"Stop thinking with your stomach," Merry warned, and a smile traipsed across Gimli's lips, well hidden by his beard.
"Come, Peregrin," Gimli said, puffing on his pipe. He tried not to think about how little tobacco he had left. "We Dwarves are a hearty race but I, too, am getting complaints from my stomach."
The young hobbit smiled shyly and adjusted his fur-lined cape. "Dried jerky and apples aren't anything like what we'd have at home, but almost anything sounds good right now."
Gimli nodded and chewed on his pipe stem. "When you return, you can eat until you have a respectable belly." He proudly patted his own girth. "Like me."
"The firewood?" Aragorn prodded, and Gimli made an affirmative noise.
"Stick close to me," Gimli said, and Peregrin appeared only too happy to oblige. "We may yet see a friendly Dwarvish face, though it will not be in here. The Great Hall has been abandoned."
Pippin leaned down and retrieved what proved to be two legs of a rotted chair.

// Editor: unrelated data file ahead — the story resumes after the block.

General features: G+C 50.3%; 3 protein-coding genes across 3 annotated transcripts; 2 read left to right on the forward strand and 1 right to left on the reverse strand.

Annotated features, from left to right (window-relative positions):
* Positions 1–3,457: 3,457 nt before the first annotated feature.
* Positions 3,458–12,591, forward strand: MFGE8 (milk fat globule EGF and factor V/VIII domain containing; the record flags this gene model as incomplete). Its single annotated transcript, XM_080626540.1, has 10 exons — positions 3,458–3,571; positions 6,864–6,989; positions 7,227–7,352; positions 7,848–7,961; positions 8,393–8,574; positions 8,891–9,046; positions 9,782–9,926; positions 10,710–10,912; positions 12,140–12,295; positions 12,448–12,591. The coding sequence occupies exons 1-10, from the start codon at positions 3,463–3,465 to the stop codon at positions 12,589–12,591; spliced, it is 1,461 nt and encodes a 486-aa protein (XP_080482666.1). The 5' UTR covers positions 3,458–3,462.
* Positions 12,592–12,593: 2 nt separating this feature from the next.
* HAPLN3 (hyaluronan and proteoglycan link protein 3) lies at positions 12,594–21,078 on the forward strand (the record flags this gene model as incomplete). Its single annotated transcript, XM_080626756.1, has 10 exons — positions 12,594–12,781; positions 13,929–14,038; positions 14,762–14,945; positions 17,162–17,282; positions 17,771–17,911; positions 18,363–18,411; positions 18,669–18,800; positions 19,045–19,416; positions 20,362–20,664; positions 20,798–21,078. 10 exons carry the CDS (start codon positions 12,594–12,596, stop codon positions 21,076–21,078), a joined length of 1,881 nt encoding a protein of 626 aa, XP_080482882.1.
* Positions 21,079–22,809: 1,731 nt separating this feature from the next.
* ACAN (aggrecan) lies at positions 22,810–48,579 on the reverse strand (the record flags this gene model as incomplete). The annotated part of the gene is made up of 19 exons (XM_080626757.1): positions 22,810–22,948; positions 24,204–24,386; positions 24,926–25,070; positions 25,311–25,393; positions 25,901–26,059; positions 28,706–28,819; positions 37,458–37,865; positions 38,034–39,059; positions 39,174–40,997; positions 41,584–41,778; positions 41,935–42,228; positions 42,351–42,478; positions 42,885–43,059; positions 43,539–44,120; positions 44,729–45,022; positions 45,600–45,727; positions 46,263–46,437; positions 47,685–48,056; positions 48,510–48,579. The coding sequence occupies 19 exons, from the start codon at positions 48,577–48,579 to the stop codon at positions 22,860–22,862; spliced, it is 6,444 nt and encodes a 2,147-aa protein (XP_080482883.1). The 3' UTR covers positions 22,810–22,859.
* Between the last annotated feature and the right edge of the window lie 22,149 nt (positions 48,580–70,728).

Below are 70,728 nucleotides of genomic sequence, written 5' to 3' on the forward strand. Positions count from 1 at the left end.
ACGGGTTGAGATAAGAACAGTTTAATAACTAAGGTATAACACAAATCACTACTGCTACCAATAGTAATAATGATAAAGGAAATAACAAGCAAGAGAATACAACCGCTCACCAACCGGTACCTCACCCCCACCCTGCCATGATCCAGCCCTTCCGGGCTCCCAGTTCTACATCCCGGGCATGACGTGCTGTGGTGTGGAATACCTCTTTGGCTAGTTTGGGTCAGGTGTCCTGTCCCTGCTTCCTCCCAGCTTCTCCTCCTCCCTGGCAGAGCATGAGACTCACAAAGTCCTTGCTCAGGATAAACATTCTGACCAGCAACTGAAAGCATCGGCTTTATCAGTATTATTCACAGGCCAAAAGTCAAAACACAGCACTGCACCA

"What do you think happened?" he asked in a hushed voice.
"I don't know," Gimli replied gruffly. "But don't let your imagination get the better of you. We haven't run into anyone or anything, and we're only a day's walk to the eastern gate. Enjoy the security of Moria while you can."
Pippin gave him a dubious look, opened his mouth, then seemed to think better of it. His lips closed, pursed together. They spent the next several minutes choosing their kindling. It bruised Gimli's pride to be gathering up parts of what had been sturdy benches and chairs, literally broken dreams left to moulder, sheltered and protected in the grandest Dwarvish excavation of the Third Age.
"We have enough," he said to Pippin. "We'll not stay long around a fire. I can tell Gandalf wants to move on as soon as possible."
"I do, too." Pippin was vehement. "Nothing against you, or your relatives," he went on hurriedly, dropping part of his bundle as he tried to keep up with Gimli's strides.